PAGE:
Back when Kristen Giacchino was teaching kindergarteners and first graders their ABCs, she would never have guessed that someday she would be on the front lines of preventing sexual assault in Illinois. However, her experience with young children serves her well in her current role as Director of Community Engagement for The Clove Alliance. The Clove Alliance (https://clovealliance.org) is a non-profit organization that provides free, confidential services to survivors of sexual assault and works to prevent sexual violence. Their ultimate goal is to eliminate sexual violence, but in the meantime their efforts focus on prevention and support. As Kristen says, “We would like nothing better than to be out of business” in the future because the problem has been solved.
By Lisa Cannon
Honesty, Information, and Compassion
In conjunction with schools throughout the state, the Community Engagement program focuses on education and prevention work with young people and those who care for them. Kristen notes that Momence is one of their most successful partnerships because Dr. Thrasher and her team take full advantage of the wide range of programs and services offered. They understand the value of a multi-faceted approach; working with students, teachers, staff, parents, and community members.
The hope is to help students become strong self-advocates and agents of change towards a brighter, safer future.
A central tenet of their strategy is to work with children from an early age. Kristen is quick to specify that the goal is to help children become confident, have strong self-esteem, and know how to recognize and engage in healthy relationships. For girls, and those who identify as female, there is the TruSelf Empowerment program. This 8-10 week program works with fifth and sixth graders and involves activities that foster and support goal-setting, clear relational standards, and selfadvocacy (or standing up for oneself). They do yoga, journaling, art, and other creative activities that promote self-awareness and inner strength.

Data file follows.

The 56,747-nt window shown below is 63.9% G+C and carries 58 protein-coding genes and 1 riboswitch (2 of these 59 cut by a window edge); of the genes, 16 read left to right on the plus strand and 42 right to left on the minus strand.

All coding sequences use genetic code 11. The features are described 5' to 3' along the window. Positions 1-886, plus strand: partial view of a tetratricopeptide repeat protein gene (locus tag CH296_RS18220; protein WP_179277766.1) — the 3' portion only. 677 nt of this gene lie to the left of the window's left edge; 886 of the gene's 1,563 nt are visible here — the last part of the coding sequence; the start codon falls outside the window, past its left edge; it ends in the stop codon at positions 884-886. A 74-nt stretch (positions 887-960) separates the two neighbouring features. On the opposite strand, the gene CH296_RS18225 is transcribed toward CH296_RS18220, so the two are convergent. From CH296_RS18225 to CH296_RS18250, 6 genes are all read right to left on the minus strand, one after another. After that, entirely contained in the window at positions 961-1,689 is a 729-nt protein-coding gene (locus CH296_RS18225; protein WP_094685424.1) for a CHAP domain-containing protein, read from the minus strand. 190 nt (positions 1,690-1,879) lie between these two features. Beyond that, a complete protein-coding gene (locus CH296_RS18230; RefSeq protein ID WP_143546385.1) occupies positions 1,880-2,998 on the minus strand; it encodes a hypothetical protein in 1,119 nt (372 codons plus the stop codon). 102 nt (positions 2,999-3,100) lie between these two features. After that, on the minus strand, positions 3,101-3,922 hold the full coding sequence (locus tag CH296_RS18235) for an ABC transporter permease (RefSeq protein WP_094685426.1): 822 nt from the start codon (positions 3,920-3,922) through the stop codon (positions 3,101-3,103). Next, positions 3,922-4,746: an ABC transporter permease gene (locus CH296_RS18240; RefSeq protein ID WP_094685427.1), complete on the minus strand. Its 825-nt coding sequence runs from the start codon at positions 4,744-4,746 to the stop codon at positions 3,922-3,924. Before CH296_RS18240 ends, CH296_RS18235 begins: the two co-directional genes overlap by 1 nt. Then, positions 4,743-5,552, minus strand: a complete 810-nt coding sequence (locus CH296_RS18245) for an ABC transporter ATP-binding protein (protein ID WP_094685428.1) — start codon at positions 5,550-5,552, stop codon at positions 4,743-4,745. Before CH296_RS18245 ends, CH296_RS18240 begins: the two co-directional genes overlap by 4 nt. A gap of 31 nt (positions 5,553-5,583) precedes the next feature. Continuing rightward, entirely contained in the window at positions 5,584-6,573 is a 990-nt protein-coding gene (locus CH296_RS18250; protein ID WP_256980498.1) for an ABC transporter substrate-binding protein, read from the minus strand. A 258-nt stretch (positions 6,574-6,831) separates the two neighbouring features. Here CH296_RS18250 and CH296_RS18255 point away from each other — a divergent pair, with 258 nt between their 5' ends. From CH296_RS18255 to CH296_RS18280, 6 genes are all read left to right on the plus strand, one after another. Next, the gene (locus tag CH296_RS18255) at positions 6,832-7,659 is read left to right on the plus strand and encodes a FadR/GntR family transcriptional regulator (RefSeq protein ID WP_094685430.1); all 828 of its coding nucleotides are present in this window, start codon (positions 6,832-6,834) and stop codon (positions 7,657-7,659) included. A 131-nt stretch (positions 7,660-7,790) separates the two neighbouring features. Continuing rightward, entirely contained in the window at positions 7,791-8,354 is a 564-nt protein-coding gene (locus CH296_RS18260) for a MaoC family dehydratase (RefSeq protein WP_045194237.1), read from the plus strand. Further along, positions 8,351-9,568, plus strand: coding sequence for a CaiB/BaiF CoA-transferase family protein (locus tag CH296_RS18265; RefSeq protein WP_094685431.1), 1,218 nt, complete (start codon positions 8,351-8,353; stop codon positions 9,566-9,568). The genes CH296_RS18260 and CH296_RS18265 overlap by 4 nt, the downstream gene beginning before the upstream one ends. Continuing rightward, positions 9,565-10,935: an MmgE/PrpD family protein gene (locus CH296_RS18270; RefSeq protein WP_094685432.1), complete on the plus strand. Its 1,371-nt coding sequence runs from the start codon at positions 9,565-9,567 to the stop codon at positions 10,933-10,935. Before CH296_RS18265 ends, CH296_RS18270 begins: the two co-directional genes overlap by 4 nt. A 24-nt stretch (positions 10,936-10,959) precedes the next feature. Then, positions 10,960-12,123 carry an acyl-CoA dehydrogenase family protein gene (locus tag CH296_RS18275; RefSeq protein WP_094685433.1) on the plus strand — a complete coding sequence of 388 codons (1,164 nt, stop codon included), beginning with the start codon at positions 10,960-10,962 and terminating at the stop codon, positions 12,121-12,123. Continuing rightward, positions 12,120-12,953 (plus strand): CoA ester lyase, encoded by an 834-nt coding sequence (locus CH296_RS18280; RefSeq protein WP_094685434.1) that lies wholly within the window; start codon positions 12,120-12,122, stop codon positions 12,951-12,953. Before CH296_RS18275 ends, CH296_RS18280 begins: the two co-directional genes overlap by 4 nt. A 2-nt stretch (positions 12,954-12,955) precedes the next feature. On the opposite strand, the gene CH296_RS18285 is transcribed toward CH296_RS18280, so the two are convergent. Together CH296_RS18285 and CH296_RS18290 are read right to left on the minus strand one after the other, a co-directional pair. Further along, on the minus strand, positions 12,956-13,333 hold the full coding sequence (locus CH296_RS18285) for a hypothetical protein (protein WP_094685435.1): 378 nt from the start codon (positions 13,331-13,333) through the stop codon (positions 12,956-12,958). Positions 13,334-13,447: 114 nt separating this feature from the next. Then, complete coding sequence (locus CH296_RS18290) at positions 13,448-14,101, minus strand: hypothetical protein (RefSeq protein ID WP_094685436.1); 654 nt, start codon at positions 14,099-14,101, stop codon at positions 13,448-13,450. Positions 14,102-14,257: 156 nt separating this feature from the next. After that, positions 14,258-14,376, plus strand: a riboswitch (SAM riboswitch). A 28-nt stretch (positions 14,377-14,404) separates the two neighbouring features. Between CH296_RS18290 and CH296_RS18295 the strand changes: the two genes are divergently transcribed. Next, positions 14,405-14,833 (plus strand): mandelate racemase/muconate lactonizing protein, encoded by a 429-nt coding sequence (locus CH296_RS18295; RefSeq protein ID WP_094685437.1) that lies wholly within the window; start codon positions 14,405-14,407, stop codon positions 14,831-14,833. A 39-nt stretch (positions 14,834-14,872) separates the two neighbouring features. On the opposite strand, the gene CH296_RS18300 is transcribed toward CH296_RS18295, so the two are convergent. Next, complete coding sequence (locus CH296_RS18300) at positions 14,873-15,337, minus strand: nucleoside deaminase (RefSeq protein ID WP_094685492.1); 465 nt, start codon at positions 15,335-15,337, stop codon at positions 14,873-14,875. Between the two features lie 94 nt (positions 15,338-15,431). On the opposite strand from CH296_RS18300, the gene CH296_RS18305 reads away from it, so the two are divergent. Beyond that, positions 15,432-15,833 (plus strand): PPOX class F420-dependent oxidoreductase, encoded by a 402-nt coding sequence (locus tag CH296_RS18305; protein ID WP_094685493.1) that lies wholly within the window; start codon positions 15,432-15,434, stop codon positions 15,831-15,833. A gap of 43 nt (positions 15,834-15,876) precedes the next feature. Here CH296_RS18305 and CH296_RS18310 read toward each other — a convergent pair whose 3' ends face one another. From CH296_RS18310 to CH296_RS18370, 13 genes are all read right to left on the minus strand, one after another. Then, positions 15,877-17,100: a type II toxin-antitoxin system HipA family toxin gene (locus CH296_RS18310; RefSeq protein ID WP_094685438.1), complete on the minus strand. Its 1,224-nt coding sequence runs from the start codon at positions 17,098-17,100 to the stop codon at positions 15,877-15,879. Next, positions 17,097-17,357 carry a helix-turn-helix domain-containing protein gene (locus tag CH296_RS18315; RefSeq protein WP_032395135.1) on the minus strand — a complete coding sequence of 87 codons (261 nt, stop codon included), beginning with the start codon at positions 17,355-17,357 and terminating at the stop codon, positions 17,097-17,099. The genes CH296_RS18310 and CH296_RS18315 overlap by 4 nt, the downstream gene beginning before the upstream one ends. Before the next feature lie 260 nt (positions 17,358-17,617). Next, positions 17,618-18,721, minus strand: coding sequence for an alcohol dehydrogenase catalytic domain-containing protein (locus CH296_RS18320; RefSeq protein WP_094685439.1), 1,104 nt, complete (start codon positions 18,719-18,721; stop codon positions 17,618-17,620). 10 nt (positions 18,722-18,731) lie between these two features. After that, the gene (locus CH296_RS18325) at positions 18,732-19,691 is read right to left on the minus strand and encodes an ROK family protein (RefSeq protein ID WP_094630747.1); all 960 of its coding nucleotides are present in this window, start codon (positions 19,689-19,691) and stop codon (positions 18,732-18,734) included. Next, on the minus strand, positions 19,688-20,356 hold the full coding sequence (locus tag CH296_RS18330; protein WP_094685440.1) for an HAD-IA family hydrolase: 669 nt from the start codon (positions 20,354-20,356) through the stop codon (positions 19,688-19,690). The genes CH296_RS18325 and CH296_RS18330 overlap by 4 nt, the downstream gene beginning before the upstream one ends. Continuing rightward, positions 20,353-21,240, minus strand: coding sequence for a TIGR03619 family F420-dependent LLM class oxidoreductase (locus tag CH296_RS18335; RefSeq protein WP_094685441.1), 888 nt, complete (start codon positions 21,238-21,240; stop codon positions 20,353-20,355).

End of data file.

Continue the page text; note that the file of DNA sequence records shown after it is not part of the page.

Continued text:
More recently, Kristen and her colleagues started the Mentoring Matters program. Trained and screened male community members volunteer to teach fourth through seventh grade participants a range of social-emotional skill sets. For example, they discuss how to manage difficult emotions, and how to develop and sustain positive relationships. As an incentive, the meetings are held at Adventure Commons once a month, and include free admission and dinner. Those who want to learn more about being a youth participant or a mentor can contact The Clove Alliance at firstname.lastname@example.org or call 815-932-7273. All of their programs and services are free, and participation is voluntary.
Both of these student programs aim to convey the message to kids that they matter, their voices matter. It is also important that the adults in their lives be educated and know how to advocate for and protect children. For that reason, other components of The Clove Alliance partnership include training teachers and community events with parents. Together, all of these different actors are working toward a day when sexual violence no longer exists. But in the meantime, they are giving themselves and each other the tools to minimize these incidents by nurturing students’ selfconfidence, relational skills, and social-emotional well-being. The hope is to help students become strong self-advocates and agents of change toward a brighter, safer future.